england

Arts & Culture
11:35 am
Wed September 11, 2013

Pauline Black - The Selecter

The Selecter
Credit Yad Jaura

  Formed in the late 1970s in Coventry, England - The Selecter was one of the early acts to sign to 2 Tone Records, home to Madness, The Beat and The Specials. They became an integral part of the emerging ska scene, setting themselves apart from the pack by being one of the only female fronted ska bands. Led by the fashionable and talented Pauline Black, The Selecter released a number of seminal singles on 2 Tone including “On My Radio,” “Three Minute Hero,” and “Missing Words.” A couple of these songs made it on their 1980 debut LP, Too Much Pressure, which charted in the Top 5 in the UK.

On Halloween in 2010, Pauline Black and Arthur “Gaps” Hendrickson celebrated the 30th anniversary of Too Much Pressure with The Selecter performing the album live at the Sinners Day Festival in Belgium. This event kicked off the current revitalized incarnation of the legendary band who has continued to write and release new music. Their latest record, String Theory, came out earlier this year.

Pauline Black was born to an Anglo-Jewish teenage mother and Nigerian father and was adopted and raised by a white middle-aged couple. She wrote about her life and experience discovering her roots in Black By Design: A 2-Tone Memoir.

The Roundtable
10:35 am
Fri August 23, 2013

"The White Princess" by Philippa Gregory

The Roundtable
11:30 am
Tue May 7, 2013

"My Animals and Other Family" by Clare Balding

    Clare Balding is an award-winning BBC broadcaster and writer. At the London Olympics of 2012 she was proclaimed a “national treasure.'” She became the face of the BBC’s horse racing coverage in 1998, and now works across a wide range of sports. She will join us to tell tales from her new memoir, My Animals and Other Family.

The Roundtable
11:50 am
Wed March 6, 2013

Listener Essay - The Firm

  In this listener essay, Jeanne Hunter recounts her personal dealings with the British Royal Family.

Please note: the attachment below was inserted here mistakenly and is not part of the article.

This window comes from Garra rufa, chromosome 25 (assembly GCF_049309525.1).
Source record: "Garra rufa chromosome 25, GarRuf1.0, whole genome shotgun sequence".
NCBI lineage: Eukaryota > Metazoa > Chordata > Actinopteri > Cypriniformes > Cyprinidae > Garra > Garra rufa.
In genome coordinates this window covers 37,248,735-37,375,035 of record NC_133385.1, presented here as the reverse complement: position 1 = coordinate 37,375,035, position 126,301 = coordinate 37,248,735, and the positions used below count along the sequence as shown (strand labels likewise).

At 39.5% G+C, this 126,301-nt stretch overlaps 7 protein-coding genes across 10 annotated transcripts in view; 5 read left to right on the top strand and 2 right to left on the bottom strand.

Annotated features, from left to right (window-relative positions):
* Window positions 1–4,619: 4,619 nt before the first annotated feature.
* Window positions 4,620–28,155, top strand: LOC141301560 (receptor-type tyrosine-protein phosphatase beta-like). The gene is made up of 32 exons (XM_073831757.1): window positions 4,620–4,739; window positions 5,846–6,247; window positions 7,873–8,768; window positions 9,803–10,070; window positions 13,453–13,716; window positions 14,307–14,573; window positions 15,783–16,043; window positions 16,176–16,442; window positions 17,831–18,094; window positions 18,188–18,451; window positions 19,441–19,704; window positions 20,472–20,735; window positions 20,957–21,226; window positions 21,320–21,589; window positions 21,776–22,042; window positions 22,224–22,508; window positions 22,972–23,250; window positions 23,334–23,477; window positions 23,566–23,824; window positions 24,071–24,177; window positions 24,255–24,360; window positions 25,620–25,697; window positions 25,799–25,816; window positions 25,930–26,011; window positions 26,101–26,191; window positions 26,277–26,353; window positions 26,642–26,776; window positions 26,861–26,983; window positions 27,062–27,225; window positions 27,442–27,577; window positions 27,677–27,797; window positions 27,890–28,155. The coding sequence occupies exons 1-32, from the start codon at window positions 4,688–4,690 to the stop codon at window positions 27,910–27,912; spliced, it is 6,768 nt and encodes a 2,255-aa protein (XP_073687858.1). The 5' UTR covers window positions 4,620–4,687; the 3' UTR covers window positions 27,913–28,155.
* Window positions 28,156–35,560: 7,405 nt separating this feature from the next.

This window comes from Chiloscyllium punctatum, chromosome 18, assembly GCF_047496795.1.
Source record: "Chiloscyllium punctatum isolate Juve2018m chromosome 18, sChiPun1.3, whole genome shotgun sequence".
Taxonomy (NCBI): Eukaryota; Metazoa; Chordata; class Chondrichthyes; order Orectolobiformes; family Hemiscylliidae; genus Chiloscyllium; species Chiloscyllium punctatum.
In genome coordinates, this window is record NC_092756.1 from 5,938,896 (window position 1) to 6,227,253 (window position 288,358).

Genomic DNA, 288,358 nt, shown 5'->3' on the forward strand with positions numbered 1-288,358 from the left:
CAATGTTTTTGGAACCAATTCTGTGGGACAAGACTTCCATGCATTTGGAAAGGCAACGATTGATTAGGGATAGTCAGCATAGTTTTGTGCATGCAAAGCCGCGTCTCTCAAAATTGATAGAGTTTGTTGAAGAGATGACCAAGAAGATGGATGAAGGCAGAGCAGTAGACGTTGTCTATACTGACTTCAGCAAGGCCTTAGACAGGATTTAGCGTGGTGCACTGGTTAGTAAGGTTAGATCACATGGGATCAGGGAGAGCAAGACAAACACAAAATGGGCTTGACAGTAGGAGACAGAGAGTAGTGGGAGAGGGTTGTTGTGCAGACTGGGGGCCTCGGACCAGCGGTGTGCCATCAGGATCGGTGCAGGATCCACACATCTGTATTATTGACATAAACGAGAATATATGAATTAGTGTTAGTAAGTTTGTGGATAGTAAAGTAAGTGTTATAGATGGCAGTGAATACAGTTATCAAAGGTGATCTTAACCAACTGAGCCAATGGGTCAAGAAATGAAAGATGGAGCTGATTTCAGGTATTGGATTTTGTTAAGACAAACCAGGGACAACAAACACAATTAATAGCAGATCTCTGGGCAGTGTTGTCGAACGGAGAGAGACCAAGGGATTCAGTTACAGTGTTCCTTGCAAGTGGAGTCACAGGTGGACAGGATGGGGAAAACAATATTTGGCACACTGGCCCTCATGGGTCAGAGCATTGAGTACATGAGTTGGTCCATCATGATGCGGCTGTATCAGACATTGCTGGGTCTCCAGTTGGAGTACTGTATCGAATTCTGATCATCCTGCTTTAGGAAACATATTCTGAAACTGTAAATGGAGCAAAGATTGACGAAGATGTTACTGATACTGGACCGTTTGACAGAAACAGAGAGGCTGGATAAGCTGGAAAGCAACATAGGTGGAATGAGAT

The Roundtable
10:10 am
Thu January 31, 2013

"The Art of Betrayal: The Secret History of MI6" by Gordon Corera

    Gordon Corera is a security correspondent for BBC News. In that role, he covers the work of Britain's intelligence agencies. His new book is The Art of Betrayal: The Secret History of MI6: Life and Death in the British Secret Service - in it, he provides a unique and unprecedented insight into this secret world and the reality that lies behind the fiction.

The Roundtable
11:12 am
Fri January 4, 2013

"To Marry an English Lord"

With Downton Abbey is all the Public Television rage, the book – To Marry an English Lord is back in print and being lauded as source material by the show’s creator, Julian Fellowes.

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The Roundtable
10:35 am
Fri November 16, 2012

The Graves Are Walking: The Great Famine and the Saga of the Irish People

John Kelly’s new book about the Irish Potato Famine is deeply researched, compelling in its details, and startling in its conclusions about the appalling decisions behind a tragedy of epic proportions.

It started in 1845 and before it was over more than one million men, women, and children would die and another two million would flee the country. Measured in terms of mortality, the Great Irish Potato Famine was the worst disasters in the nineteenth century—it claimed twice as many lives as the American Civil War.

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The Roundtable
12:47 pm
Mon April 23, 2012

Her Majesty: Queen Elizabeth II and her Court

Robert Hardman discusses his book, Her Majesty: Queen Elizabeth II and her Court.

The Roundtable
11:35 am
Tue March 20, 2012

That Woman: The Life of Wallis Simpson, Duchess of Windsor

We speak with Anne Sebba about her book, That Woman: The Life of Wallis Simpson, Duchess of Windsor.

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